Vladimir Belaeff, President, Global Society Institute, Inc., United States:
Over the past decade a perceptional construct was developed by many Western propagandists portraying Russia as “confrontational” toward the EU and the United States. A contrast was drawn between the Russia of the 1990s (the so-called “Boris Yeltsin” years) and the Russia of the 21st century. Russia’s submission to foreign priorities in its own international policies during the 1990s was presented as a positive and constructive pattern, and any other kind of behavior declared “confrontational.”
In fact, Russia from 2000 onward has been simply more assertive of its own national interests. The submissive behavior of the 1990s was abandoned (this was inevitable) and was replaced not by a counter-offensive, but by an assertion of sovereignty. This assertiveness can be qualified as “confrontational” only if one admits that the nature of other countries’ policies toward Russia is aggressive and expansionist. If Western policies toward Russia are expansionist, then Russia’s assertion of its national interests will be by definition confrontational – to the proponents of expansion at Russia’s expense. If on the other hand the claim of peaceful and non-expansionist Western attitudes toward Russia is valid, then Russia’s simple assertion of its national interests cannot be qualified as confrontational.
The above logic is necessary to establish whether the referenced doctrine is truly a “change” by Russia from “confrontation” to collaboration with the EU and the United States.
Russia has not been “confrontational” toward the EU and the United States over the past decade; it has simply defended its national interests. Therefore, the referenced doctrine is not a “shift” away from “confrontation.” It may however be a rebuke to internal Russian proponents of a shift away from legitimate assertion of sovereignty toward confrontation – as a response to the chaos brewing in the dysfunctional global economy, in a crisis caused by severe failures of American financial governance.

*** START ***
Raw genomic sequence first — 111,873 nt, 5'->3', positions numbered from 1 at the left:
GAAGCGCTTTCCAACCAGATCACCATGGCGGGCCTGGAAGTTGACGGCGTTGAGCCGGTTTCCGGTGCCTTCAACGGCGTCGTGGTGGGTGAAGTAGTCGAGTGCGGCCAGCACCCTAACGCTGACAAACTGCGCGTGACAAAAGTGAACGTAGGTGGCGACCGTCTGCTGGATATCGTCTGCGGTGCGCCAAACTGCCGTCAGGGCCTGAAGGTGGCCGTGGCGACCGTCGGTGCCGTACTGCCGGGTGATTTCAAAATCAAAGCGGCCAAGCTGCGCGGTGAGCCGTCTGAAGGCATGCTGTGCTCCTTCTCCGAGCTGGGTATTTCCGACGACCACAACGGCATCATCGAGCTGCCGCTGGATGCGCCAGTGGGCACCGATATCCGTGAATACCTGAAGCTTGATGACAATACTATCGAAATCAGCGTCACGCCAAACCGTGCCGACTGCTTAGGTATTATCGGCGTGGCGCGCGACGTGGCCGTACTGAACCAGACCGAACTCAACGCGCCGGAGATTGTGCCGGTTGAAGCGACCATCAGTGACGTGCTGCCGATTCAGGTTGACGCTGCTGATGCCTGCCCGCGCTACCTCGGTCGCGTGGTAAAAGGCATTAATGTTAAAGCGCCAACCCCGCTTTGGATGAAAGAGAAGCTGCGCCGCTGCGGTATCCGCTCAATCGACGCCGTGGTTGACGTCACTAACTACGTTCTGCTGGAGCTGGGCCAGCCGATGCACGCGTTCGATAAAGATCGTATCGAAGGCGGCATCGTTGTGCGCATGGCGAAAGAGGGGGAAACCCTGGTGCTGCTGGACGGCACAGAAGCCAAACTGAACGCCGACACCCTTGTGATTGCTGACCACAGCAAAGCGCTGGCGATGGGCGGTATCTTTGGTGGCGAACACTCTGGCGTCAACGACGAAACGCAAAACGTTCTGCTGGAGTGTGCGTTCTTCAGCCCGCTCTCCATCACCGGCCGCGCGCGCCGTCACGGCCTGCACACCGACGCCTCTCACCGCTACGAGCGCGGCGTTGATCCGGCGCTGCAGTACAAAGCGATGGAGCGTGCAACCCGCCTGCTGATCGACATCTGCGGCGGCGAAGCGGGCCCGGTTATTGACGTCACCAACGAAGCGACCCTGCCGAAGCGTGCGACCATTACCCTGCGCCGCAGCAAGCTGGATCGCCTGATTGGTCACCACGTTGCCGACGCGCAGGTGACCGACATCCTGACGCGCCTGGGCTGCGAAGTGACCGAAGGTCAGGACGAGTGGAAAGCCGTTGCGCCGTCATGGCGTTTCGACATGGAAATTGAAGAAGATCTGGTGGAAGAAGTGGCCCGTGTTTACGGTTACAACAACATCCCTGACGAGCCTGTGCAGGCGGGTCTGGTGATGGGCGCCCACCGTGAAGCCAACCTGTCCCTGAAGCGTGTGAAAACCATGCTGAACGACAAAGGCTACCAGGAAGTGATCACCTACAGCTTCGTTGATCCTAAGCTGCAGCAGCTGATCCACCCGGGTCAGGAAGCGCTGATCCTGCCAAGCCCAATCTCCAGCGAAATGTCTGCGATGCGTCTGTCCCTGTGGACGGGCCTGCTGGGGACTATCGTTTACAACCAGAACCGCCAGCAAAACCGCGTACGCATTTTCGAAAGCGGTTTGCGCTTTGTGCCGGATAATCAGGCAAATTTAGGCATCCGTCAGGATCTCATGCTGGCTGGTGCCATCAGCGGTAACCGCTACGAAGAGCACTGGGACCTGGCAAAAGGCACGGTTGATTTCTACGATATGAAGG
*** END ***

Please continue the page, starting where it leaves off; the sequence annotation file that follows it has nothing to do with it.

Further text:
Assertions that Russia is economically stagnant and in dire need of modernization which can only be delivered through Western assistance are factually incorrect and self-serving. Russia has successfully weathered a global economic storm of unprecedented magnitude and is now in recovery and growth mode, while such “model” economies like America are still struggling with high unemployment and anemic GDP indicators. It is a gross oversimplification to propose that Russia’s economic dynamics are limited to Gazprom and Rosneft. And modernization is a process which in reality began with Mikhail Gorbachev’s perestroika in 1986, and which so far has yielded social and political improvements that Russians had not enjoyed since before the First World War. The Russians themselves may not be aware of this, but their modernization venture has already produced outstanding improvements – and Western involvement, although conspicuous, was not really mission-critical for the achievements to-date.
Therefore, an interpretation of the referenced doctrine as a Russian plan to engage the West in order to obtain some supposed assistance in modernization seems rather far-fetched. Russia’s growing integration with the EU is a natural outcome for societies that share the same geographic space and have 1,500 years of common culture. American economic engagement in Russia is far weaker – but that is due to profound, paradigmatic flaws in the perception of the Russian-American relationship that dominate Washington, despite pretences of “perezagruzka.”
The alleged Foreign Ministry document is not a “shift away from confrontation” but a welcome re-assertion of continuity in Russian policy of constructive relations with the West, without compromise of fundamental national interests.
Ethan S. Burger, Adjunct Professor, Georgetown University Law Center, Washington, DC:
Most countries pursue multiple, and often contradictory, foreign policies. Sometimes this occurs by design. Sometimes it results from a division of responsibilities between various state institutions whose personnel have differing views of the national interest. This situation is made more complex because even when people share common goals, they may disagree about the methods to achieve them. Russia is no exception.
Russian Foreign Minister Sergei Lavrov seems to recognize that a break with the way things were done in the past is necessary. Now, perhaps the new foreign policy document is a trial balloon, to see who among the elite is ready for something new. Dmitry Trenin’s observation that Russia’s importance on the world stage is declining because it is falling behind in terms of its industrial, technological and scientific capabilities relative to other developed countries is right on point. Russia’s energy resources and nuclear capability will both decline in importance in an era of great economic change. And the current situation, where as Trenin aptly puts it “the Kremlin [has been] forced to come to terms with the fact that Russia cannot modernize on its own and that it needs Western investment and strong business partnerships with the West,” is a lot like the late 19th century.